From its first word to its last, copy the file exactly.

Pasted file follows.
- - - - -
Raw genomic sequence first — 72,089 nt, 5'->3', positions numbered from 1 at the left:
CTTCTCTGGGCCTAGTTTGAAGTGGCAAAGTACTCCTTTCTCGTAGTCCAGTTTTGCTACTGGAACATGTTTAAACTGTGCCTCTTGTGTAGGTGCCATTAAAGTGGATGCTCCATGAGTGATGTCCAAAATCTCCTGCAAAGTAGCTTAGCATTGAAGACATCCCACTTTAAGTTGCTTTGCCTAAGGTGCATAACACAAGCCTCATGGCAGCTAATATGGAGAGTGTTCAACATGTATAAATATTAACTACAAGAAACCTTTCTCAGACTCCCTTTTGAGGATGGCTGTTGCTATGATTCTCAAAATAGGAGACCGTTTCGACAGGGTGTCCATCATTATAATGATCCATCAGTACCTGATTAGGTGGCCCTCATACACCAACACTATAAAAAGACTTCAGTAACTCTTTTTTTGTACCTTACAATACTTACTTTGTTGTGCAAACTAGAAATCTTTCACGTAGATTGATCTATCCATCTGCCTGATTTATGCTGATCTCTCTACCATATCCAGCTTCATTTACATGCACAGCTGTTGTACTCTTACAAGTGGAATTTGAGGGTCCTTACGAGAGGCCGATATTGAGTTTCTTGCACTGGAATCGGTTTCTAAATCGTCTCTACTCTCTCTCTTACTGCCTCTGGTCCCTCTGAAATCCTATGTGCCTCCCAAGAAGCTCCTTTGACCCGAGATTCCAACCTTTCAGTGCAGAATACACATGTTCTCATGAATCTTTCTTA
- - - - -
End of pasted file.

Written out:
Raw genomic sequence first — 72,089 nt, 5'->3', positions numbered from 1 at the left:
CTTCTCTGGGCCTAGTTTGAAGTGGCAAAGTACTCCTTTCTCGTAGTCCAGTTTTGCTACTGGAACATGTTTAAACTGTGCCTCTTGTGTAGGTGCCATTAAAGTGGATGCTCCATGAGTGATGTCCAAAATCTCCTGCAAAGTAGCTTAGCATTGAAGACATCCCACTTTAAGTTGCTTTGCCTAAGGTGCATAACACAAGCCTCATGGCAGCTAATATGGAGAGTGTTCAACATGTATAAATATTAACTACAAGAAACCTTTCTCAGACTCCCTTTTGAGGATGGCTGTTGCTATGATTCTCAAAATAGGAGACCGTTTCGACAGGGTGTCCATCATTATAATGATCCATCAGTACCTGATTAGGTGGCCCTCATACACCAACACTATAAAAAGACTTCAGTAACTCTTTTTTTGTACCTTACAATACTTACTTTGTTGTGCAAACTAGAAATCTTTCACGTAGATTGATCTATCCATCTGCCTGATTTATGCTGATCTCTCTACCATATCCAGCTTCATTTACATGCACAGCTGTTGTACTCTTACAAGTGGAATTTGAGGGTCCTTACGAGAGGCCGATATTGAGTTTCTTGCACTGGAATCGGTTTCTAAATCGTCTCTACTCTCTCTCTTACTGCCTCTGGTCCCTCTGAAATCCTATGTGCCTCCCAAGAAGCTCCTTTGACCCGAGATTCCAACCTTTCAGTGCAGAATACACATGTTCTCATGAATCTTTCTTA